On the morning of September 1, 2015, Lt. Charles Joseph Gliniewicz was struck down while on duty. The town of Fox Lake, Illinois, was shocked. A beloved police officer at the Fox Lake Police Department, people mourned the loss of Gliniewicz - who was known as G.I. Joe. But soon the truth was revealed. Gliniewicz wasn't targeted by a perp on the run. He took his own life and staged it to look otherwise, in one last attempt to hide his secret double life.
Nefarious actions committed by cops are more common than you'd like to think, and Gliniewicz's tragic life proves that just because a person has a badge doesn't mean they won't turn to a life of lies and underground operations. Gliniewicz betrayed his community by starting a scheme to misappropriate funds. In the process, he deceived taxpayers, his community, and the law enforcement department - irrevocably breaking the trust of so many. And when the truth started catching up to him, he took his own life to maintain his heroic image and avoid being an ex-cop in prison.
Gliniewicz was on duty the morning of September 1, 2015, when he placed a call over the radio that he had been hit. Initially, officers believed he was ambushed by an unidentified suspect, but soon forensic evidence pointed to a suicide. It took investigators a week and a half to determine Gliniewicz ended himself with his own service weapon and staged the scene beforehand to look like a perp took him out.
But how did investigators figure it out? Lake County Major Crimes Task Force Commander George Filenko said it was by looking at what wasn't there. His uniform wasn't disheveled - which would've indicated a struggle - and his microphone was still attached to his uniform. Filenko said an officer's microphone, which is used for a variety of reasons, comes off very easily.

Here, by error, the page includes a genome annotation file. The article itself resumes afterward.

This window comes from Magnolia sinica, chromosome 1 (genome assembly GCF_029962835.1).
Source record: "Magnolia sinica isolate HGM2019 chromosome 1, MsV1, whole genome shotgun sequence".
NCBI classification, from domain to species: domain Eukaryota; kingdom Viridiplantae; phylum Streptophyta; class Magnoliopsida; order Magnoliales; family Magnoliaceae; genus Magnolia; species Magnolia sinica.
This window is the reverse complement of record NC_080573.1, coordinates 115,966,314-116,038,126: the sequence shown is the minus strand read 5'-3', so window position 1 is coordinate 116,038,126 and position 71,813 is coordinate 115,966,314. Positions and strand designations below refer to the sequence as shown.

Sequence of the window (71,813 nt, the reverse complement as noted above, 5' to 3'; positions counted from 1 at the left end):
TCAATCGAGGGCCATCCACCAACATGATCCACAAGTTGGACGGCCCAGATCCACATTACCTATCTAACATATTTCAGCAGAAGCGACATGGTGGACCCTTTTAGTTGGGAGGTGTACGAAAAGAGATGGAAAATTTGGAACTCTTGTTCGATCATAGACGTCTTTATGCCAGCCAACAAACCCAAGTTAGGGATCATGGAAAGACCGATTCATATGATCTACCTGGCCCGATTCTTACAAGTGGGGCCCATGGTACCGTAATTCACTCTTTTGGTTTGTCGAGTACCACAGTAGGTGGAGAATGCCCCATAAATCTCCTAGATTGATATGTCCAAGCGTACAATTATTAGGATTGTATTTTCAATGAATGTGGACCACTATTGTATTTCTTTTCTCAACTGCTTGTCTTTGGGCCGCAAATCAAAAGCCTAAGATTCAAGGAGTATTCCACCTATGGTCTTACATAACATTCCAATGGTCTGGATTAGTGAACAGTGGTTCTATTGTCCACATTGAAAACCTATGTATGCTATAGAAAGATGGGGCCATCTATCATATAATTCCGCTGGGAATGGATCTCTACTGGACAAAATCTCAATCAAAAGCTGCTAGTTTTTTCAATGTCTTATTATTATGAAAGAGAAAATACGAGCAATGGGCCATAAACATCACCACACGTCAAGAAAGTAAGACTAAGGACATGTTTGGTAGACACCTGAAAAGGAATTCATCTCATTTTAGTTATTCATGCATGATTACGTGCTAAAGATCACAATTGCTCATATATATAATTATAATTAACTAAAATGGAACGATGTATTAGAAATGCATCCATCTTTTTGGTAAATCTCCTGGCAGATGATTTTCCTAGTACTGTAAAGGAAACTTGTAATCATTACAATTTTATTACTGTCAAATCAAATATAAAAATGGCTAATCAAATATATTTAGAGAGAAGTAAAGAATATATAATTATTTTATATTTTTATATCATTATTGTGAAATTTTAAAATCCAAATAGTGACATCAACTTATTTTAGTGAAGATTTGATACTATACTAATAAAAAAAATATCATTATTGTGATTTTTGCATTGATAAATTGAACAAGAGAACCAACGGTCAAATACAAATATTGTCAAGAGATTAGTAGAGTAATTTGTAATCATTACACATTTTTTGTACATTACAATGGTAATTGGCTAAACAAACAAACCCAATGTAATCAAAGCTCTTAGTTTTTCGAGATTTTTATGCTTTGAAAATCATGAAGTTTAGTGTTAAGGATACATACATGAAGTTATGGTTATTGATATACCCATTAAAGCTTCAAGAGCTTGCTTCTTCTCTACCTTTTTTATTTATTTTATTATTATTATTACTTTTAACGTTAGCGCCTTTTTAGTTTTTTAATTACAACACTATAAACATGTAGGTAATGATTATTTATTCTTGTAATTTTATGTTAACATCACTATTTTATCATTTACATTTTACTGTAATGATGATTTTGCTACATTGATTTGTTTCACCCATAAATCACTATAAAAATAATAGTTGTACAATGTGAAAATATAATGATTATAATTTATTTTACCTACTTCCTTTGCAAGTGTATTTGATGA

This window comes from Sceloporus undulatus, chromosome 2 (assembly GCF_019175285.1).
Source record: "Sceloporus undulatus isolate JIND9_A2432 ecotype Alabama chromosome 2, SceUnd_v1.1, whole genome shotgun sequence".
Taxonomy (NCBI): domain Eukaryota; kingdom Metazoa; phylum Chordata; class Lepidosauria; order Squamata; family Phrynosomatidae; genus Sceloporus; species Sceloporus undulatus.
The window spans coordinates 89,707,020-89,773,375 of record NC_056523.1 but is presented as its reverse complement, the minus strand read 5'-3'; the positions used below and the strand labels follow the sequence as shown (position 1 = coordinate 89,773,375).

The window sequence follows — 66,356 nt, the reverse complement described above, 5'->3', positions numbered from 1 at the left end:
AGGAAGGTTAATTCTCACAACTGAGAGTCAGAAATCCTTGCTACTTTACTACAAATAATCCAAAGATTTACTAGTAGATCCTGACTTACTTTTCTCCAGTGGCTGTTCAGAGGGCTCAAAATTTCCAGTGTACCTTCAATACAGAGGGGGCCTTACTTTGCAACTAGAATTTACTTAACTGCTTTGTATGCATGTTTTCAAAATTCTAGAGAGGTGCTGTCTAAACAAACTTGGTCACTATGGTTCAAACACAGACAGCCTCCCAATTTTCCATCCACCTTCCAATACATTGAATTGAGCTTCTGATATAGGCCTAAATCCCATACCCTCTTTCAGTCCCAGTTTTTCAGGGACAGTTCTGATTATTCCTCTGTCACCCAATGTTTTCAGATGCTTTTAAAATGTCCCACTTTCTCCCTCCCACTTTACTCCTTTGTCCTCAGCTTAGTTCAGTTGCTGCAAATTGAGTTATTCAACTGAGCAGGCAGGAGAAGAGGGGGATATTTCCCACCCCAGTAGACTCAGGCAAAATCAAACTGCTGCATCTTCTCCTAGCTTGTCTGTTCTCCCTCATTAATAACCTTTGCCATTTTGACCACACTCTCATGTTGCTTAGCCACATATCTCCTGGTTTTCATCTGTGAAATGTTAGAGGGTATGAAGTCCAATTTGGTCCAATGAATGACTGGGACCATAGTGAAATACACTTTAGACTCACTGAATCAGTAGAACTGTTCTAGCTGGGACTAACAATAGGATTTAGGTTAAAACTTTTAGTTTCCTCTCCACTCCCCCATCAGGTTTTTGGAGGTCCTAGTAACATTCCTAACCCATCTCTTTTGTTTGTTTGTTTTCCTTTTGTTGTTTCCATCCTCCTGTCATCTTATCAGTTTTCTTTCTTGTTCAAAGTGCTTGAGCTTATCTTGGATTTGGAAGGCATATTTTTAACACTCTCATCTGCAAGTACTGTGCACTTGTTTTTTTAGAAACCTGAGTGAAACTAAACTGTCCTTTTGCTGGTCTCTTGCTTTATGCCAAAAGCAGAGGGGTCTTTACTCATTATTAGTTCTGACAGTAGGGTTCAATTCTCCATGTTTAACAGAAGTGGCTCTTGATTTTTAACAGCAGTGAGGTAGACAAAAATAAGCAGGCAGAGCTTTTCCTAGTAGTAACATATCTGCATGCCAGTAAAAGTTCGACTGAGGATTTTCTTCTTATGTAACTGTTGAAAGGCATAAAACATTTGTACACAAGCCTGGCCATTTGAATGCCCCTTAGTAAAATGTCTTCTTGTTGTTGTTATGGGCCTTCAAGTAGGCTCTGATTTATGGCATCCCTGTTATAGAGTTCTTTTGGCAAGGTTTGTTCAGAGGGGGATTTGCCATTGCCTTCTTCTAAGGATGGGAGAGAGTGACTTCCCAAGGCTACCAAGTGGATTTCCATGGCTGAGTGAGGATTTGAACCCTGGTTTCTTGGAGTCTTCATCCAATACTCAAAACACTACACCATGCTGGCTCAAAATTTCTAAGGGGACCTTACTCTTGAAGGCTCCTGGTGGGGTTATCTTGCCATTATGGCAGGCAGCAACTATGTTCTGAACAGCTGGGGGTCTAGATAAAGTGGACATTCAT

When they saw it was still clipped on, they knew something was off. The scene indicated a struggle, and yet his body indicated there wasn't one.
At first glance, it did appear as though someone had taken out Gliniewicz. Before his passing, he made a radio call asking for backup, describing an altercation with three people. He then radioed "officer down" and requested for all units to come. The officers arrived and stumbled across Gliniewicz's body. Surrounding him were his pepper spray cannister with the safety taken off and his police baton.
His glasses were thrown into a swamp nearby. Everything indicated a sign of a struggle. Police said they were confident he was targeted and started their search for those responsible.
Gliniewicz was in charge of a local charity called the Explorers Youth Policing Program. It was created to train young people interested in going into police work or the military and is chartered by the Boy Scouts of America Northeast Illinois Council. It was also seen as a good structural program for teens, specifically boys. It was run by Gliniewicz, and it was part of the reason he was held in such high regard in the community.
But behind the scenes, he was shadily filtering thousands of dollars from the program. While it hasn't been determined how much he actually pocketed, investigators said it was a significant amount of the program's budget. He used the money to pay for his car, buy movie tickets, and sign up for adult sites.
Within a matter of minutes, the small community of Fox Lake was on total lockdown. The FAA declared no one could fly in the airspace over the village. Police officers from several surrounding agencies came in to help with the manhunt. Because police initially believed Gliniewicz's assailants were on foot, they combed hundreds of miles and received countless tips.
Overall, the cost of the search was an estimated $1 million.